NITI Aayog readying Make In India fillip for domestic medical devices

Maitri Porecha New Delhi | Updated on January 07, 2020

A preliminary list of 10 device-categories with most export potential have been drawn up for prioritising domestic production. More can be added later, said officials   -  Volodymyr Kryshtal

‘Too many departments are involved in approvals. We want to hasten the process’

To eliminate bottlenecks in domestic medical devices businesses, government think-tank NITI Aayog is drawing up a list of devices which have most potential for export. A tentative list of 10 such device-categories has been drawn up, officials said.

Preliminary list

Devices under the NITI Aayog scanner for providing priority subsidy or funding are cardiac stents, orthopaedic implants, surgical blades, catheters, X-Ray machines, syringes and needles, blood bags, CT Scan and MRI Machines as well as sutures. “This list is being drawn up so that their domestic manufacturing can be prioritised. However, more devices are slated to be added in follow-up meetings. This is a preliminary list,” an official, who was present at a meeting called by NITI Aayog told Businessline.

The meeting was chaired by VK Saraswat, Member, Science and Technology, NITI Aayog, who said that the government was looking at a single window framework for accelerating standardisation, body certification, declaring the device safe and so on. “Currently there are too many departments involved in giving approvals, and thus they get delayed. We want to hasten this process,” Saraswat said.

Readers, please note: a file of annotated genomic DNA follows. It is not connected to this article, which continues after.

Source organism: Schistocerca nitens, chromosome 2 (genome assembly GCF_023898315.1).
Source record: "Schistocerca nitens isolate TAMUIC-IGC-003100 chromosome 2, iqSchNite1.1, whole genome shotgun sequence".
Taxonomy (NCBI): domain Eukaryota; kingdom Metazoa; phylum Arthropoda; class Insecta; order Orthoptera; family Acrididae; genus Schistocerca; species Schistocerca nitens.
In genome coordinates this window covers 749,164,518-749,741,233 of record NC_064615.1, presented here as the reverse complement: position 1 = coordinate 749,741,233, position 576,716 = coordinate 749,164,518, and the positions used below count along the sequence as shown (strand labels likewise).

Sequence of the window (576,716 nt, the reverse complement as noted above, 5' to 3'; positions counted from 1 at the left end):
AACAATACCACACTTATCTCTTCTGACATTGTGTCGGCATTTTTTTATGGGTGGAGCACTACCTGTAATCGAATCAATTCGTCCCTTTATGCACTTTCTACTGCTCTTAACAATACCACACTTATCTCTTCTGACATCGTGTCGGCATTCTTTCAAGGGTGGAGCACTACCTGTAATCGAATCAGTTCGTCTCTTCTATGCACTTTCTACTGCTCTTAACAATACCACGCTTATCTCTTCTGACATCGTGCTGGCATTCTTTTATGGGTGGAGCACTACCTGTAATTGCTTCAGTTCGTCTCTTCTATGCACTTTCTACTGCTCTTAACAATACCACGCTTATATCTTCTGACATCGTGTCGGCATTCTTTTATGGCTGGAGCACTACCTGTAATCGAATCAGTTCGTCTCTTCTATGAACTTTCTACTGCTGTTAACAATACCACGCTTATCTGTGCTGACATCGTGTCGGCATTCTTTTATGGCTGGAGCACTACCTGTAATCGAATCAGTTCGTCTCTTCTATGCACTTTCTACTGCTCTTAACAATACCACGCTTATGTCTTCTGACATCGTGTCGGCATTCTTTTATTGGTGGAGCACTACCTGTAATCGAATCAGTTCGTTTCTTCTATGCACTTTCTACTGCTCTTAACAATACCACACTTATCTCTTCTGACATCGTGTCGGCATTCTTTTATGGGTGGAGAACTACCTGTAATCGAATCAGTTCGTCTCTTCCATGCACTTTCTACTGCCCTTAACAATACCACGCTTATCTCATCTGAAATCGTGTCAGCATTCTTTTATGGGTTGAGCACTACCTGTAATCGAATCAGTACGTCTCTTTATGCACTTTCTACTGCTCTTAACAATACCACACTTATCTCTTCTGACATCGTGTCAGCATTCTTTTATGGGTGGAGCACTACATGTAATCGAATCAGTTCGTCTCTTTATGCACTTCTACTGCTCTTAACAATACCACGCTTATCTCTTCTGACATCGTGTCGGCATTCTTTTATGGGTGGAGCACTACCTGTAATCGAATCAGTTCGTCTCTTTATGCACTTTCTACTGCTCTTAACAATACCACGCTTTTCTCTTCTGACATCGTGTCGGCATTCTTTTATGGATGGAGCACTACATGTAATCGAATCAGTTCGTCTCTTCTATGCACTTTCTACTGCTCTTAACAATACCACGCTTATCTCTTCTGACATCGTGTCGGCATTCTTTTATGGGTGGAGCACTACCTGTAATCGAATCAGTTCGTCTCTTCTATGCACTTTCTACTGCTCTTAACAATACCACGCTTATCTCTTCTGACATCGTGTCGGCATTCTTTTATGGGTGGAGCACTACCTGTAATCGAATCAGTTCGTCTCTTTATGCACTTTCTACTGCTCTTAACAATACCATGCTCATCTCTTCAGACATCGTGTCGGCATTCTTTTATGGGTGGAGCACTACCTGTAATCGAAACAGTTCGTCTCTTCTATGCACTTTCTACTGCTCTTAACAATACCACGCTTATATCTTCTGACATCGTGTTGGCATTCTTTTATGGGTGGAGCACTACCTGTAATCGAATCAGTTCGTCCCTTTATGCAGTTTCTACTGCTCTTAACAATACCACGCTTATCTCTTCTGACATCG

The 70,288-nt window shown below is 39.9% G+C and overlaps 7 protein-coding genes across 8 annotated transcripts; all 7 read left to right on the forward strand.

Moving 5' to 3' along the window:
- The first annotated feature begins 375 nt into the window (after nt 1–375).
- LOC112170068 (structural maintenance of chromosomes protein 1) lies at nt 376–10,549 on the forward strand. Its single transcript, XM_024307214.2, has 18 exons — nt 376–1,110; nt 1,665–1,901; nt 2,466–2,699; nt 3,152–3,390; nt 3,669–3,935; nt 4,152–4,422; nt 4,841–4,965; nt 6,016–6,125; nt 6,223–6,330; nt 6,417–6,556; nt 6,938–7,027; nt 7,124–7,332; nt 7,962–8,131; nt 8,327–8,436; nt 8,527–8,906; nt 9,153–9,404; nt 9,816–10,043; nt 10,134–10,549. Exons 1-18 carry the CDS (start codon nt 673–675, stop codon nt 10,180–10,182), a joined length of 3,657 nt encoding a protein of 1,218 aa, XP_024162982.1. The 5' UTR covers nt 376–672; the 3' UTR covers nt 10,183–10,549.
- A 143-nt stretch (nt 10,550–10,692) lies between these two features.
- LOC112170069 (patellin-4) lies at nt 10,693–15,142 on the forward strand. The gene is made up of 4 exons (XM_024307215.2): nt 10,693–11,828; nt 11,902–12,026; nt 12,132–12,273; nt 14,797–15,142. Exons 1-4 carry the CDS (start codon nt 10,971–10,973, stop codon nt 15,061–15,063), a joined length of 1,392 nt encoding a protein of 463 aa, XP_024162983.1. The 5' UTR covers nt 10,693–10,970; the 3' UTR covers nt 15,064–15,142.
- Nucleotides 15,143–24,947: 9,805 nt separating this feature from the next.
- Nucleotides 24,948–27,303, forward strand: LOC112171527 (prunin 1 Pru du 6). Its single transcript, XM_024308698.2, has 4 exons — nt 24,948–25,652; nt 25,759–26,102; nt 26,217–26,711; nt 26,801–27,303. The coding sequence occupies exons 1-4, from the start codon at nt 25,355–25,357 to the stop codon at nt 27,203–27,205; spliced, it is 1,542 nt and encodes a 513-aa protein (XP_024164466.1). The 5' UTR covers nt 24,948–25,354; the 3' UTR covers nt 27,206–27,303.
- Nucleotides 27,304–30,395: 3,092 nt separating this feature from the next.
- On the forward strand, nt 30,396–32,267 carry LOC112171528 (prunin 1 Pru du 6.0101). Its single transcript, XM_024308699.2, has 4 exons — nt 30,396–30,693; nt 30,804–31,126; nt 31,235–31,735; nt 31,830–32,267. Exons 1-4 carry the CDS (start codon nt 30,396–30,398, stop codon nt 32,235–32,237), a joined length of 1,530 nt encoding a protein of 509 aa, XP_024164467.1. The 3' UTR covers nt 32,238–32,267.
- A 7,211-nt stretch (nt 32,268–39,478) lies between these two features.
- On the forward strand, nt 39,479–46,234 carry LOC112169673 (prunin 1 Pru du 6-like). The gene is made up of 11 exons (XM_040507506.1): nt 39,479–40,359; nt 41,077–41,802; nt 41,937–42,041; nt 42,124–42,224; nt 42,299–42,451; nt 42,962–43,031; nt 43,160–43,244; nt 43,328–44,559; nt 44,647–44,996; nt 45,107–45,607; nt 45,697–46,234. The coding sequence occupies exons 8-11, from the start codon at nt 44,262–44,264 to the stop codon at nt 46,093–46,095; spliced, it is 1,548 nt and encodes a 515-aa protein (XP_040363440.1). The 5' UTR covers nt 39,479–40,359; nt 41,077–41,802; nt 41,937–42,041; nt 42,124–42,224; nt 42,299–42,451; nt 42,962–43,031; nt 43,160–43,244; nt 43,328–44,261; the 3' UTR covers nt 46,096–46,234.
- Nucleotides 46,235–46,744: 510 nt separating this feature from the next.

Export boost

Sources said that the government is contemplating reimbursement to the company if the registration registration takes place in foreign countries. “Reimbursement of costs incurred while conducting clinical trials, as well as that for conducting Research and Development, patent filing charges will also be looked into,” said the source. A domestic stent manufacturer who did not want to be quoted said, “In the last clinical trial we undertook for getting registered our stent product with the USFDA, we spent close to ₹200 crore. This when we are already licensed by Indian regulators and our product is certified. There are a number of bottlenecks for domestic companies to boost exports. The government is looking at incentives like subsidies and preference, so that the exports of Indian products receives a fillip.”

Himanshu Baid, Chairman, CII Medical Technology Division said that all countries provide incentives to their domestic manufacturers for boosting their business.

“Our biggest competitor is China, and largely their industry is thriving on domestic production (up to 95 per cent), India needs to give it’s domestic industry,” he said.

Published on January 07, 2020

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